Skip to main content

Stereotypes and selling the sizzle

In this post Andrea explores stereotyping, assumptions or cliches in advertising and marketing…

Andrea WisdorfEvery month, I anxiously await the arrival of the latest issue of Marie Claire in my mailbox.

(Yes. My actual mail box. You know-that funny thing with the aluminum flag just outside the door? No, really, it’s not just for decoration. I know this because I am one of exactly eight people left in the world that pays for magazine subscriptions and still gets paper mail. But that’s not what this post is about.)

Anyway, I came home the other day to find that it had arrived. Barely in the door, I immediately threw off my jacket, kicked off my shoes and plopped on the couch to dive into the December issue.

As I read, I was introduced to a clever and hilarious woman by the name of Sarah Haskins. Ms. Haskins hosts a series on Current TV called Target Women that pokes fun at the ridiculous (albeit hilarious) gender stereotypes of modern advertising.

Apparently her videos have been making the rounds on the interwebs in recent months, but this was the first I had heard. I decided to check them out, and I must say the girl’s got a point.

While I find it annoying that the commercials in the above video make me as a female appear to be a ravenous Countess Chocula freak, I’d be lying if I said I have never made those faces or squealed for chocolate like that. Don’t judge. As I watched a few others, I started to wonder which came first-the stereotype or the ad? Perception or reality?

Usually, I find stereotypes in marketing and advertising to be caricatures of harmless heightened reality. Many appear to be based on the old advertising adage that says ‘Don’t sell the steak, sell the sizzle.’ This traditional advertising and marketing view often can aim to tap in to the stereotypes and perceptions of target audiences in order to get at the feelings that motivate, entice and even entertain in hopes of positioning a product or service at the top of consumers’ minds and shopping lists.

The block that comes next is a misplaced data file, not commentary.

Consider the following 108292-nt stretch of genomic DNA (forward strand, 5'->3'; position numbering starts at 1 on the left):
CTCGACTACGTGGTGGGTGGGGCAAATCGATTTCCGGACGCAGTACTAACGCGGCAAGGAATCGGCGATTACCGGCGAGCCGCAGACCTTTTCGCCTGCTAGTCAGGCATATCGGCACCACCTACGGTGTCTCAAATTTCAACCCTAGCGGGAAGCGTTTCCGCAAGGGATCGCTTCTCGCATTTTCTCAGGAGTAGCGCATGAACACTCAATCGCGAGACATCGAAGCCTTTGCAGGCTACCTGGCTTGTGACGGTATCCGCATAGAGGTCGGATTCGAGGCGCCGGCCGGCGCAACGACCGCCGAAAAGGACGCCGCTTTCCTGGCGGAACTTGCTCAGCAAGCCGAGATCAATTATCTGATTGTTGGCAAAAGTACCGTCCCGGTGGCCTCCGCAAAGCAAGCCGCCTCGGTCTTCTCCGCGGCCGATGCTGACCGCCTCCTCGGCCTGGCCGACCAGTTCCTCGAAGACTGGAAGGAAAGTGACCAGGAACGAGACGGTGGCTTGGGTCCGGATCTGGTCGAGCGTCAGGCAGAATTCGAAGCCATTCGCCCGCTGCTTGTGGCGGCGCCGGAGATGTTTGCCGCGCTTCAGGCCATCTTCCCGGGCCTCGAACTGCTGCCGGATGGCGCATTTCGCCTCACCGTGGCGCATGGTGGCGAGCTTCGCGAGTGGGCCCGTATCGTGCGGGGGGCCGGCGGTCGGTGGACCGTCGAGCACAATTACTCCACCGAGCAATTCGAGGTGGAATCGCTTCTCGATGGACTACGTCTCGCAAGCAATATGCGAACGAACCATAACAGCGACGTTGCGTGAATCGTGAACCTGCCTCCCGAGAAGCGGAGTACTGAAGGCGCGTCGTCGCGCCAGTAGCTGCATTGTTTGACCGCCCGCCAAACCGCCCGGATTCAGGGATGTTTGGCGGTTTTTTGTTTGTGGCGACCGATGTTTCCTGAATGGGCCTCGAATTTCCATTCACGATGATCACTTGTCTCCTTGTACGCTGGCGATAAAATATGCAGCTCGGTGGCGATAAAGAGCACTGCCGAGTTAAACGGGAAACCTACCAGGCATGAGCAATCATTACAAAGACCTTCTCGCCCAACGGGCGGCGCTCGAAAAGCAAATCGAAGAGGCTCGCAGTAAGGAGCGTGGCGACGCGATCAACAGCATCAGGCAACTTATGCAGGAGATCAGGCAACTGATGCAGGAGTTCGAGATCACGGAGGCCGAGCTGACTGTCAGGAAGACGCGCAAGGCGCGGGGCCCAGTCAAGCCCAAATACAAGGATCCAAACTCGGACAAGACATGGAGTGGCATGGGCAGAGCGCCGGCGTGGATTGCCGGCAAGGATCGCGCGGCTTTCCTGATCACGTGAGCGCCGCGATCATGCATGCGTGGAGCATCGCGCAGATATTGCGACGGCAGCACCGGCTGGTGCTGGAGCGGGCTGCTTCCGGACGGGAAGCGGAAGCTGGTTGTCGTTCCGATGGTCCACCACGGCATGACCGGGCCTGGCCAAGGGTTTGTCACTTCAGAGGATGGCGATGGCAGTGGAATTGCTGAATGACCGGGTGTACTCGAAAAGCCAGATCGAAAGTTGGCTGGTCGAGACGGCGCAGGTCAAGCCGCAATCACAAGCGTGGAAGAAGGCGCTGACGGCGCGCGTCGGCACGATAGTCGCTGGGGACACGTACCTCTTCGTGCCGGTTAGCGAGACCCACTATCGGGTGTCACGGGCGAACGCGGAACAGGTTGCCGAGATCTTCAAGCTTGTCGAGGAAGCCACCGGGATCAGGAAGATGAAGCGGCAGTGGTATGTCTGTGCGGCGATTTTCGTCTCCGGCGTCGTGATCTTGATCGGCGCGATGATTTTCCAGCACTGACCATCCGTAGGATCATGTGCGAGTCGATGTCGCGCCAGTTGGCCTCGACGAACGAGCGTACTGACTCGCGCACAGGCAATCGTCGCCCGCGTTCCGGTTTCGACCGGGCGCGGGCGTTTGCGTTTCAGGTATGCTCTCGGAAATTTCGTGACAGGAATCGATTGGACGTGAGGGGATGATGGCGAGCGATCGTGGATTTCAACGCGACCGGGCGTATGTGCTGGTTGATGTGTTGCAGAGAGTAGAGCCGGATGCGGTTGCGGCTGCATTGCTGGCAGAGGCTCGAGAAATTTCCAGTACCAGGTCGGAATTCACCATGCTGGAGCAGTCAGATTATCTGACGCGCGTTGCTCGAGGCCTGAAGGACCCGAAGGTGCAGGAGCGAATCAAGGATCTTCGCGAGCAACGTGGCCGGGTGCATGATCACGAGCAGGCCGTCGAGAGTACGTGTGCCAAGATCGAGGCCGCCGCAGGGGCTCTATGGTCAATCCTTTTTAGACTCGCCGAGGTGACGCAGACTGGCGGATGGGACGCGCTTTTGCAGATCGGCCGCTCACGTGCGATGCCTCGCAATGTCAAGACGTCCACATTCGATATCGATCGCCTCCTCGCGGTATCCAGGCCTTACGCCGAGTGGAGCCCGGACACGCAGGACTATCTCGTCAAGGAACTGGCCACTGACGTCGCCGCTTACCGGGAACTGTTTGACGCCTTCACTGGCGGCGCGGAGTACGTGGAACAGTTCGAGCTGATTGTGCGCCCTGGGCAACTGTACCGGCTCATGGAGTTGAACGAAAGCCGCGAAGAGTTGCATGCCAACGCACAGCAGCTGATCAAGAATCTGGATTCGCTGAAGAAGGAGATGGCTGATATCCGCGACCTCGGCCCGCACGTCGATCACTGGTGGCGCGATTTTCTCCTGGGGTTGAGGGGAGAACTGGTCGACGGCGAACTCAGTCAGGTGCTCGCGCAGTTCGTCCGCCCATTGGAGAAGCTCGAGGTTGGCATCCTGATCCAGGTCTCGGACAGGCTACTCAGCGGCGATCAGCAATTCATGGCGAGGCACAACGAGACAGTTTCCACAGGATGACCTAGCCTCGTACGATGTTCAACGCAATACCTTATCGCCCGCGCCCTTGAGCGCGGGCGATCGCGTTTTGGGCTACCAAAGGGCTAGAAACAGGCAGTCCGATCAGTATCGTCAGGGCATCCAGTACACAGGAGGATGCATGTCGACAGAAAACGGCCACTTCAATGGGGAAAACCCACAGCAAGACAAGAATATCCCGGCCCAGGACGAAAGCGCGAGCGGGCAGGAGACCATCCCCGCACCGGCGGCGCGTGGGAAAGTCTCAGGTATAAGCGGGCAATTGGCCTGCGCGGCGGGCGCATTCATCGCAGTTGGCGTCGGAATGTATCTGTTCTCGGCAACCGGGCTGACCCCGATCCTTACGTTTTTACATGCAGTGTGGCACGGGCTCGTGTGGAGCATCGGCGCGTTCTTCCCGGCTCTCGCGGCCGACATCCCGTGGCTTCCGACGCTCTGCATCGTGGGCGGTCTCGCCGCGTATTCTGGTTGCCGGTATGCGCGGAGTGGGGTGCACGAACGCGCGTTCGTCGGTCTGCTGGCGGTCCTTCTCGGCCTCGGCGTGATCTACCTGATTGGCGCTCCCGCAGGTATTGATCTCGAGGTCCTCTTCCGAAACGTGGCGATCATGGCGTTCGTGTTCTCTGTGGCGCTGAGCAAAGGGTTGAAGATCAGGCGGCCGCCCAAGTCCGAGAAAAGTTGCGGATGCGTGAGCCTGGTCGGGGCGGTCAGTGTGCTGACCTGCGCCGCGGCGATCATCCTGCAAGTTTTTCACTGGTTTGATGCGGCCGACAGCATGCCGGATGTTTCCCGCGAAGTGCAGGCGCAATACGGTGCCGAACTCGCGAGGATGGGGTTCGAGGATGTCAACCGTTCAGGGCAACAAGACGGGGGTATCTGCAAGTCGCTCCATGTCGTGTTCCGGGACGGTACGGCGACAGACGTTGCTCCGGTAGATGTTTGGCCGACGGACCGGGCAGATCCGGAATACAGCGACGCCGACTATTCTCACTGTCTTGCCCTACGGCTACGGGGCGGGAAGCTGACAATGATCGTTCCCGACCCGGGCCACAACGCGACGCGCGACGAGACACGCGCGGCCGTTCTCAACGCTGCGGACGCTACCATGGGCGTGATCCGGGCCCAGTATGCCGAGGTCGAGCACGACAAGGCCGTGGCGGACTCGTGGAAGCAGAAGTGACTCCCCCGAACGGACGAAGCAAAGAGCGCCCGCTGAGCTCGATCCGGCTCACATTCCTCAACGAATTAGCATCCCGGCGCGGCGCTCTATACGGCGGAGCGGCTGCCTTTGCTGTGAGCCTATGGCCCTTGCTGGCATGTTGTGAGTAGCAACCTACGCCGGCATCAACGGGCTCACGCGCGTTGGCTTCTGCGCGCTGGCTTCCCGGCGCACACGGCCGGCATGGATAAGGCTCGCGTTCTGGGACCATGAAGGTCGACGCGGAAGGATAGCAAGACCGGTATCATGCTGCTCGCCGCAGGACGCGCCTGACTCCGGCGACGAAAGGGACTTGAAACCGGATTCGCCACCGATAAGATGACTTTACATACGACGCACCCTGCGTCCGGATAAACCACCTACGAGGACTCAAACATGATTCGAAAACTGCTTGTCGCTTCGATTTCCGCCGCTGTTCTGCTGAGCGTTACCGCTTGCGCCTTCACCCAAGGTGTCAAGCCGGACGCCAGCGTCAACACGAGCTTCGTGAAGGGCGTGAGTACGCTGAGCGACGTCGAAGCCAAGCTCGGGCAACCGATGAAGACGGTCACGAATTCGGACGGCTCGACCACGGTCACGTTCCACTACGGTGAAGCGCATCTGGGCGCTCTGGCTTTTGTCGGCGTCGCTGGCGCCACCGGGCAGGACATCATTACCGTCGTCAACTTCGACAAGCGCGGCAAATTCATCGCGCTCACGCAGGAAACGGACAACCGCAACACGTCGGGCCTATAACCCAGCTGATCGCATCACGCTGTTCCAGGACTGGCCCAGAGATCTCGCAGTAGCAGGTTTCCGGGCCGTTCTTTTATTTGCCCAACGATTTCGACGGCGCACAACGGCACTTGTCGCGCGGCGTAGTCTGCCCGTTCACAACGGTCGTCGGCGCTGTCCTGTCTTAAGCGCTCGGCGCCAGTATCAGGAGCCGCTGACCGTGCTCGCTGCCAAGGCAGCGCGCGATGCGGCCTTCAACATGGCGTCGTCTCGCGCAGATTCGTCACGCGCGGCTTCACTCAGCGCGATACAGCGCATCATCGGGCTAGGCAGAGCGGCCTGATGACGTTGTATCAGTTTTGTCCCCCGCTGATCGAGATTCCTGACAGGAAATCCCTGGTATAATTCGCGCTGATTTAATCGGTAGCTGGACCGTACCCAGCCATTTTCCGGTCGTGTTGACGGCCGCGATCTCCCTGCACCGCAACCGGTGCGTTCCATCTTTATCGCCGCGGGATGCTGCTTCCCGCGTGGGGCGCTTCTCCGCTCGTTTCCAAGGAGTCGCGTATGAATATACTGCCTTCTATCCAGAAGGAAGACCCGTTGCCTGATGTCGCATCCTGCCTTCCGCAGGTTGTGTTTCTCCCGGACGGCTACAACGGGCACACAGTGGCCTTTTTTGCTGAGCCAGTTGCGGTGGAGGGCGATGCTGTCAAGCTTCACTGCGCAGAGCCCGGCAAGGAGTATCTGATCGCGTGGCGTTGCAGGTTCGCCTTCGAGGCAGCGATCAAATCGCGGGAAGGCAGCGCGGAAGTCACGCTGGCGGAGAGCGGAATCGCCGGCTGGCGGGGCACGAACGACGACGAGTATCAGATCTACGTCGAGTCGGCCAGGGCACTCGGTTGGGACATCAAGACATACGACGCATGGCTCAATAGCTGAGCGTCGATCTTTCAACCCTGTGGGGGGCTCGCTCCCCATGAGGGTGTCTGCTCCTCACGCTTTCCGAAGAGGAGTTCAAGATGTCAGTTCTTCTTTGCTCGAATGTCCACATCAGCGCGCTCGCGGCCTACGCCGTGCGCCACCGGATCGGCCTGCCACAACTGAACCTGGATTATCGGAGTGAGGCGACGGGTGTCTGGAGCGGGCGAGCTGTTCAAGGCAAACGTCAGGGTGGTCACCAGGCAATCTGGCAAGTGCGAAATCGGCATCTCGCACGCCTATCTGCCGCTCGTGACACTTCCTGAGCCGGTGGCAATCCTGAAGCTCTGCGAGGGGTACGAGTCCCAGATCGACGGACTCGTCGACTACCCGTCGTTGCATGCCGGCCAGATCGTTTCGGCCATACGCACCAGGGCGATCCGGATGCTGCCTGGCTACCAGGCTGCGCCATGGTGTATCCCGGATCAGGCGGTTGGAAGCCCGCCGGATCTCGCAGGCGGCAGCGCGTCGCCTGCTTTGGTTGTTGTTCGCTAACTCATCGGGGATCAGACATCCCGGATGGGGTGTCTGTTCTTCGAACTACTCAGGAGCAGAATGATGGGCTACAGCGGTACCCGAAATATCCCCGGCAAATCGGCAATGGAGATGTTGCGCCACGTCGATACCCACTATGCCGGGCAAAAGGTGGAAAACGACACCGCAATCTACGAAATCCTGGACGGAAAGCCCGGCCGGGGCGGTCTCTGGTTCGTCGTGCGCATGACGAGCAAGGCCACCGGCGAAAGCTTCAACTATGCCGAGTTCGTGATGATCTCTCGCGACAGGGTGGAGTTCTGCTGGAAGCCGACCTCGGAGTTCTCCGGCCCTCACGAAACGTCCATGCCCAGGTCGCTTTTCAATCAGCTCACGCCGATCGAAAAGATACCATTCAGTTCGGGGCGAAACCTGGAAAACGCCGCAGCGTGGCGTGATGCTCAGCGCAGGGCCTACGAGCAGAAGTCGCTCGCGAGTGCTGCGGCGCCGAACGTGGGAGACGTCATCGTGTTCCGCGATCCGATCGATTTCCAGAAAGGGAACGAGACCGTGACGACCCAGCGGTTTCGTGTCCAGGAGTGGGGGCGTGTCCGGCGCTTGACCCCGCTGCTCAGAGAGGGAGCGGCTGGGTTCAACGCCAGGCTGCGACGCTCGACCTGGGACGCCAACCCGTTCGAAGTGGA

This view can either succeed in forging connections with consumers, or it can fail and end up alienating them. I’ve seen how some ads that are steeped in stereotypes or false assumptions end up backfiring on a brand, like the recent backlash of the Motrin Moms ad campaign, or end up upsetting consumers at the entire advertising and media industries over things like racism, sexism, body image and self esteem. And rightfully so. But…sometimes failure can still be success–controversy and visibility are a package deal–I guess it just depends one’s relativity of the term ‘success.’

What’s more, I think this view (sans the use of stereotypes) is still what great advertising and marketing is all about. But increasingly so, the message is becoming less effective from traditional advertising channels like television and print. Instead, this view has become more about fostering a strong brand and then engaging advocates of the brand to sell the sizzle on the brand’s behalf.

As word-of-mouth and social media marketing and advertising prevails, I’m interested to see if the stereotypes of adland prevail with it.

I predict they won’t. At least, I hope they won’t.

But…what do I know? I still get paper mail.

Get in Touch